Granted being able to work with others is a must but I have worked with plenty of people on group projects in which no money was made and I got a lot out of it… For the record, I used to work as a software developer full time and only decided to turn to web development in Feburary this year… now granted I am making my living in this industry now and I do love the job, I certainly was not any less skilled when I was not taking paid work until the point I started… I could still design a website with the same level of quality as those who do make a living from it, the fact I chose to change careers is irellevent, so is the paycheck… what makes a professional is not how much money they make, it is how well they do their job and the passion that makes them want to achieve and drive for excellence.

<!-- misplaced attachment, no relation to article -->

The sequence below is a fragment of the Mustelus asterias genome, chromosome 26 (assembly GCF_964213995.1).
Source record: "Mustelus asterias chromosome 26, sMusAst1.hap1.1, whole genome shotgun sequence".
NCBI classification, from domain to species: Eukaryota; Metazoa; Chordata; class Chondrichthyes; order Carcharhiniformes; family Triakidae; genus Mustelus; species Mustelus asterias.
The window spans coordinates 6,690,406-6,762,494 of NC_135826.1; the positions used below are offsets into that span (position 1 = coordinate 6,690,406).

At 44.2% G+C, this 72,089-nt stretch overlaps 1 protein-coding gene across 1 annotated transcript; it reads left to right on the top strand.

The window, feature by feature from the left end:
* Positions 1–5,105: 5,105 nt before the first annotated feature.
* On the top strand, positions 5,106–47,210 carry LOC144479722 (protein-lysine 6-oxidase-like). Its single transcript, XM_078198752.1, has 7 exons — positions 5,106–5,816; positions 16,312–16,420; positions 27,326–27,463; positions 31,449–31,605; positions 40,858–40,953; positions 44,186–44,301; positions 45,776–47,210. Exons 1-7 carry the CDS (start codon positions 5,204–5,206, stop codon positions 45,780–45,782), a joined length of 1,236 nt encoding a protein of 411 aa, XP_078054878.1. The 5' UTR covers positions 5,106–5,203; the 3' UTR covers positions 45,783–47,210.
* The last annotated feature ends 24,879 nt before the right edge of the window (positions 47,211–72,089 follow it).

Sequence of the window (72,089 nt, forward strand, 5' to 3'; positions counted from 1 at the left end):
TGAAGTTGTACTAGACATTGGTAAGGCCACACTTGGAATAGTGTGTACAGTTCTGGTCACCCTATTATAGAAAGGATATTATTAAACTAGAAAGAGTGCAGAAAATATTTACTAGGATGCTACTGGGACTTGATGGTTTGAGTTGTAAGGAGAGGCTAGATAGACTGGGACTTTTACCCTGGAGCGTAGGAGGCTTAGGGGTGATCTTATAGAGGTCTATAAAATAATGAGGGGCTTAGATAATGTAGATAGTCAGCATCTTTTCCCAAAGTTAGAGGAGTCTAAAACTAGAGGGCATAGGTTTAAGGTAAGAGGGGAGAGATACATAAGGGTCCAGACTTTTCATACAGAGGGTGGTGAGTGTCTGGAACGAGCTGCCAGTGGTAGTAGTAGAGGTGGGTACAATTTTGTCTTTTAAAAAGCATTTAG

I will also have to say that years isn’t always an accurate gauge. I know people who have worked for years in their profession, but only “get by” so they stick with their job and make a living. Because of that, they are not very great at what they do. There are plenty of jobs where “intermediate,” at best, is sufficient.

People who are really good generally are passionate, and thus do spend hobby time, along with work time, playing and learning. You have to spend the time to learn and get good anyway – doing a bunch of mundane projects is not going to make you a guru with both depth and breadth.